Shopping malls contribute to business more significantly than traditional markets, which are viewed as a simple convergence of supply and demand. Shopping malls attract buyers and sellers, and attract customers, providing enough time to make choices as well as a recreational means of shopping. However, more new malls and competition between malls, congestion of markets and traditional shopping centres has led mall developers and management to consider alternative methods to build excitement in customers. all mall managers need to watch the impact of growing congestion of shopping malls on shopping convenience and shopping behavior Based on this you can see the cognitive attributes of the shoppers towards attractiveness of shopping malls and intensity of shopping , like the ambience of shopping malls, assortment of stores, sales promotions and comparative economic gains in the malls attract higher customer traffic to the malls than high street.
In Tier II cities, shopping malls are heralded as the new chaupals . Historically, the chaupals was a place where diverse people came together and where politics, economics and sociability were intermingled. However, shopping centres, which are separated from the old downtown by distance or design, seem for many people to be the new heart of public and social life. The mall is intended to create community place rather than a public place. In the process of creating community.
Tuesday, 19 February, 2013
Consumers make numerous product decisions every day. This decision-making process depends on the information processing style employed. A key factor here is the complexity of a consumer's cognitive structures (i.e., the sophistication of the structures used to organize information). Although this construct, cognitive complexity, holds much promise for consumer behaviour, The generalizable component of cognitive complexity indicates that these knowledge structures are transferable across related product categories. As such, cognitive complexity is likely to impact consumer processing of product information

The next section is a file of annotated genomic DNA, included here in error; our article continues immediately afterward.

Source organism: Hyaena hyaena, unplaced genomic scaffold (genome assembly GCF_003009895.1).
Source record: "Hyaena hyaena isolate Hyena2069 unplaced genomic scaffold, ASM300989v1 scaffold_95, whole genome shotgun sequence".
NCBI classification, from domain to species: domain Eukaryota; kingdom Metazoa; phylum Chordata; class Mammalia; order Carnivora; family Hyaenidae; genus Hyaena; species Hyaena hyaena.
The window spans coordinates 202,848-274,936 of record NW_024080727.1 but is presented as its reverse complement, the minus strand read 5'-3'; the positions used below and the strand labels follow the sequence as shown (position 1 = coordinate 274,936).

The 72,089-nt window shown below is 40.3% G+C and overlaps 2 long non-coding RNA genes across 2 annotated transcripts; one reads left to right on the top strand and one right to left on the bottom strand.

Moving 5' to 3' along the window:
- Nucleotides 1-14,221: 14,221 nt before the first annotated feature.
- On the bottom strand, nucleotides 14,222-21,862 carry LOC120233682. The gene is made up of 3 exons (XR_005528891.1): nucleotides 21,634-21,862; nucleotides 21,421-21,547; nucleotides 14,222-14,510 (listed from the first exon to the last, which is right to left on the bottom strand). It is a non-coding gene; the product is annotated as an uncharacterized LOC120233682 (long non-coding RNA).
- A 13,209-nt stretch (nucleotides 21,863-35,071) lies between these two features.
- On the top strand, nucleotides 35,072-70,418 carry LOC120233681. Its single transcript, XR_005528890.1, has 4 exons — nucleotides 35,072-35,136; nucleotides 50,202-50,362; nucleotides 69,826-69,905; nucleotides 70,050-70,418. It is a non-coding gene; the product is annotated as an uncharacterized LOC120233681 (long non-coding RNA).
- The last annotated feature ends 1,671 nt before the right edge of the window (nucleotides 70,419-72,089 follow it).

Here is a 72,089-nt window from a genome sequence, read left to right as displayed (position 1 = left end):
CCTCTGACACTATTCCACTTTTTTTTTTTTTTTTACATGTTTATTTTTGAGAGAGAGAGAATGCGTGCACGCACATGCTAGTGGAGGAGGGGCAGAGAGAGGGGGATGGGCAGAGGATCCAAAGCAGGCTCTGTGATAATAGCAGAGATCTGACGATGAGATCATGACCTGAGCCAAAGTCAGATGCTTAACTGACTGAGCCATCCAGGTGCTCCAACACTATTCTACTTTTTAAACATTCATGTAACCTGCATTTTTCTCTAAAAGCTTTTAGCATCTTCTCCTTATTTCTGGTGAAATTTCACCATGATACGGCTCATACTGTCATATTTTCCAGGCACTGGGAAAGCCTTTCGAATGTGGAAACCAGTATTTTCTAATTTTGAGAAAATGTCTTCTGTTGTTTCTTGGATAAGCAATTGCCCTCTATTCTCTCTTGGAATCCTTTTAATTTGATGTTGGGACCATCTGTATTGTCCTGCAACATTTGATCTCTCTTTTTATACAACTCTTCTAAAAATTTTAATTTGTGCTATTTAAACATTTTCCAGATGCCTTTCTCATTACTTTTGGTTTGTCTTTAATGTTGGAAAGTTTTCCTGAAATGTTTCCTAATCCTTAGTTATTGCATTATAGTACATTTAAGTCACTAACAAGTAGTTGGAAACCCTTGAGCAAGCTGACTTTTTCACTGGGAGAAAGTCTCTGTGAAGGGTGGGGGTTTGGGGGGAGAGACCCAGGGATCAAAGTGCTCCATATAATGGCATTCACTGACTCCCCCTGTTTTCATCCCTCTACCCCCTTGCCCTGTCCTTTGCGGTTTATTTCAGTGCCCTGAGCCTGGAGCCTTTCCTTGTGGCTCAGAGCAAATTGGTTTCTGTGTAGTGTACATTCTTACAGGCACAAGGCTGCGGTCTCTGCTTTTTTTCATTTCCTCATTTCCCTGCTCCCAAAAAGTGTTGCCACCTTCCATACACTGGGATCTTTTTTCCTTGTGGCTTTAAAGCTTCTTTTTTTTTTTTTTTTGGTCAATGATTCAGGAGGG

For example the relationship between consumers' decision-making styles and their choice between domestic and imported brand clothing. Based on Cognitive structures the multivariate analysis of variance and discriminate results can show that seven decision-making styles together with other consumer behavioural characteristics can be used to distinguish and profile consumers who prefer to buy domestic, imported or both types of clothing. consumers who prefer to buy imported brand clothing tend to have a unique lifestyle and shopping orientation that differ from those who prefer domestic brand clothing.
Monday, 18 February, 2013
Find out six mall attractiveness factors from the shoppers' perspective: comfort, entertainment, diversity, mall essence, convenience, and luxury. Also work with three mall shopper segments, specifically, relaxed shoppers, demanding shoppers, and pragmatic shoppers. Each segment to be profiled in terms of mall attractiveness attributes, demographics and shopping behaviour. Practical implications Identifying mall attractiveness factors for a segmented market gives a better understanding about patronage motives than when it is applied to the market as a whole. This enables mall managers to develop the appropriate retailing strategies to satisfy each segment.
Saturday, 16 February, 2013
How shoppers choose one among many malls as first choice with sequential choice process . As a matter of fact, there is competitive asymmetry between shopping malls; consumers first choose a shopping mall type and then a specific shopping mall belonging to this type, the choice depends on four variables: shopping mall image, travel cost, the "first visit" factor, and "intertype competition", which relate to the impact that competition between shopping malls and other kinds of commerce / high street can have on competition between shopping malls. Each mall manager should learn as how consumers' decision-making styles relate to their shopping mall behaviour and their evaluations of different shopping malls